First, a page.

2 cm Flak (Madsen): A.A./A.T. Gun (Ex-Danish)

2 cm Flak (Madsen): A.A./A.T. Gun (Ex-Danish)

The Madsen 20 mm automatic antiaircraft and antitank gun, a Danish weapon used largely by the German Navy, is also in service in the Bulgarian, Finnish, Hungarian, Portuguese, and Spanish armies. This rapid-fire model is a heavy-caliber, air-cooled, recoil-operated cannon, which is much more sturdy than the ordinary Madsen.

The fixed parts of the gun comprise the barrel casing with the sights, the frame with the magazine receiver, and the trigger plate with the trigger device. Recoiling parts comprise the barrel, the breech, and the breechblock. The connection between the fixed parts and the recoiling parts is established by means of the recoil arm and the link of the breech, together with the return mechanism.

The muzzle of the barrel is threaded externally to take the muzzle brake, and at the chamber to fit into the breech. It is secured to the breech by a locking pin. The oblong breech has an elongated opening in its left wall to accommodate the 60-round drum magazine feeding device.

The trigger mechanism can be set for either single-shot or automatic firing by means of a change over swivel.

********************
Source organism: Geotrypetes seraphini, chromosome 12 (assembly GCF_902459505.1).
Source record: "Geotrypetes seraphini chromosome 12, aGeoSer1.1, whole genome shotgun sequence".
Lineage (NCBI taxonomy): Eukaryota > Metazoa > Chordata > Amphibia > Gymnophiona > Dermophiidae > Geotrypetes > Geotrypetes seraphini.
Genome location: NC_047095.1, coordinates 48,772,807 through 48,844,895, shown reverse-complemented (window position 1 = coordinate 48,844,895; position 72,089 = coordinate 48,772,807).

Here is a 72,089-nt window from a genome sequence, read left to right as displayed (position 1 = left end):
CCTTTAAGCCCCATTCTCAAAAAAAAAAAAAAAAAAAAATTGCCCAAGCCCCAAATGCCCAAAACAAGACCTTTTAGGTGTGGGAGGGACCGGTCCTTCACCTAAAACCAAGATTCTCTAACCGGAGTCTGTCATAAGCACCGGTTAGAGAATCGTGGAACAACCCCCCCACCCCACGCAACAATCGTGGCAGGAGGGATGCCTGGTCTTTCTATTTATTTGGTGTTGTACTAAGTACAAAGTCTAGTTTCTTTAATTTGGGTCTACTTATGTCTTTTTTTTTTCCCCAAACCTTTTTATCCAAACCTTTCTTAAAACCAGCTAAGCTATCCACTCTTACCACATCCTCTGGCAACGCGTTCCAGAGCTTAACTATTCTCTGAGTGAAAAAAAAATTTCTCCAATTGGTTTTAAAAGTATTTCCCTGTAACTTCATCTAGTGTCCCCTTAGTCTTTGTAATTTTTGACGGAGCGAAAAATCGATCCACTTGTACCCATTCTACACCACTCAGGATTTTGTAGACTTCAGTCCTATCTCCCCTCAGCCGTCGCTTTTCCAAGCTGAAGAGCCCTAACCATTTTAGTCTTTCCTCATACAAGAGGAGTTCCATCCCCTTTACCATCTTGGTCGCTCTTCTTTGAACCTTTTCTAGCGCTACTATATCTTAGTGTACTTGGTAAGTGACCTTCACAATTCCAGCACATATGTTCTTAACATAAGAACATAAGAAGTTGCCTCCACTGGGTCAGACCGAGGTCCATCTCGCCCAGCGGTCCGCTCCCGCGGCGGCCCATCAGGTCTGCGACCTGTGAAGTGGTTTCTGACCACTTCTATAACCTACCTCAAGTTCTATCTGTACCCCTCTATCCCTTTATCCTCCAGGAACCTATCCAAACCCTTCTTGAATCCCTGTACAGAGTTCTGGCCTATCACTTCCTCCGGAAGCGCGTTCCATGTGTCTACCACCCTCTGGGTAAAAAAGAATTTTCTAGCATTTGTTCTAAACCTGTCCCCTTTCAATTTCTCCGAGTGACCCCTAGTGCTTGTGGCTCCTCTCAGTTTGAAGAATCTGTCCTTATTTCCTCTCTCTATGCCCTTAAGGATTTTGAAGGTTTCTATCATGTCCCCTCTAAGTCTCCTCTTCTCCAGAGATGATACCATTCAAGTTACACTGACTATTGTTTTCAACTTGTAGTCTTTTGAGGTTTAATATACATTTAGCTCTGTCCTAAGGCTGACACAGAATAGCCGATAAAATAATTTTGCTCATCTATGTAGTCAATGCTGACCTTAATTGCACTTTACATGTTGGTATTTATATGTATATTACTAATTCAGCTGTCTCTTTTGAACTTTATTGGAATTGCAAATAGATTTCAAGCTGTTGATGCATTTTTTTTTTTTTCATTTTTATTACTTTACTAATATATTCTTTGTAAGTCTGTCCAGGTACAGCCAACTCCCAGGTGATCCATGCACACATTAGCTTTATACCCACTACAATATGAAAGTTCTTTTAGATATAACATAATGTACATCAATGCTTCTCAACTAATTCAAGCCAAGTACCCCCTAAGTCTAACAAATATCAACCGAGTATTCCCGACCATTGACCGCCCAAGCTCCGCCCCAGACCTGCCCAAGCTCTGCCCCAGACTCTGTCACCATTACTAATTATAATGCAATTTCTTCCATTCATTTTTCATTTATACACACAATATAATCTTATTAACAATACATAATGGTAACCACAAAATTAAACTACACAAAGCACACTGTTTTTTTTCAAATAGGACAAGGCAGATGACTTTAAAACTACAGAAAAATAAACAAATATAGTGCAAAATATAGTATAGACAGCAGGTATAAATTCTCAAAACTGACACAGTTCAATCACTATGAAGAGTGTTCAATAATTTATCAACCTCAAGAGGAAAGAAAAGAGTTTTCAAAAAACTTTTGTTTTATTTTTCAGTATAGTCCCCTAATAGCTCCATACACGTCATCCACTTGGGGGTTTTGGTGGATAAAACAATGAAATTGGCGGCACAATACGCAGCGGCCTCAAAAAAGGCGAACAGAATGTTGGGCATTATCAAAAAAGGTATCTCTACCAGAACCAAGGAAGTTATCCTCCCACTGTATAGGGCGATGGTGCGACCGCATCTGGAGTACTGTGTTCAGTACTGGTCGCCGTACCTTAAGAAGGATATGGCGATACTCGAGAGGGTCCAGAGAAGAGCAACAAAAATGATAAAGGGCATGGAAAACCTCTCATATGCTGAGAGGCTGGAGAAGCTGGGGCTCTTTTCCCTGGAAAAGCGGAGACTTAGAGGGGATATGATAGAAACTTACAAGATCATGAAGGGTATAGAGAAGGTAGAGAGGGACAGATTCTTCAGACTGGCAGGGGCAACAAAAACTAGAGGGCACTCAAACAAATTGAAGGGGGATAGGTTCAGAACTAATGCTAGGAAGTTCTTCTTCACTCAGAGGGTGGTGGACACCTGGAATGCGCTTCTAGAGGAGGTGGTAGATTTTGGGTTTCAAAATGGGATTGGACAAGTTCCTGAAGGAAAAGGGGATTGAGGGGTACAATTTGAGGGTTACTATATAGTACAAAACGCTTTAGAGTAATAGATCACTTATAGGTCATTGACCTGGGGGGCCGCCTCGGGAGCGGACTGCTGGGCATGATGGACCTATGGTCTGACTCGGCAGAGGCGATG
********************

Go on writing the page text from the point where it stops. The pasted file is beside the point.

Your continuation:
The sighting gear, placed on the upper side of the barrel casing, consists of a leaf rear sight graduated from 100 to 1,800 m, and can be set in accordance with the graduations by means of the rear sight slide.

The cannon employs a universal mount.


Caliber         20 mm (.79 in.)
Weight in action 390 lb.
Weight of cannon 119 lb.
Length of cannon (overall) 7.38 ft.
Length of barrel 3.94 ft.
Rifling 10 lands and grooves; 5° twist
Rate of fire (practical) 200 rds./min.
Muzzle velocity 2,950 f/s
Range 6,015 yds.
Effective ceiling 6,960 ft.
Elevation 85°
Depression -5°
Traverse 360°
Ammunition H.E.; A.P.

German: p. 132

7.5/5.5 cm Pak 41: Tapered Bore Antitank Gun

7.5/5.5 cm Pak 41: Tapered Bore Antitank Gun

The 7.5 cm Pak 41, Germany’s latest antitank gun to be brought into service, is designed on the Gerlich or tapered-bore principle. The bore tapers from 7.5 cm at the breech to 5.5 cm at the muzzle, but the taper is not constant. The first part of the bore is cylindrical and rifled; the second, conical and unrifled; and the third, measuring 27.6 inches in length, is cylindrical and unrifled. There is also a muzzle brake. The life of the barrel is estimated at approximately 500-600 rounds. The weapon is long, low, and sturdy in appearance and has a semi-automatic breech mechanism of the vertical wedge type.

The carriage has a split trail and is mounted on metal wheels with solid rubber tires. As traction is by motor tractor, the carriage is fitted with pneumatic brakes controlled by the driver of the tractor. Torsion bar suspension is automatically cut out when the trails are opened.

An elevating mechanism of the sector type is on the right-hand side of the cradle, and a traversing mechanism of the screw type on the left. There is no equilibrator mechanism. The recoil mechanism contains a hydraulic cylinder and spring-type recuperator.

The sighting system, which is graduated up to 1,500 meters (1,635 yards), has four scales for use according to the actual muzzle velocity of the gun. Muzzle velocity drops considerably because of wear.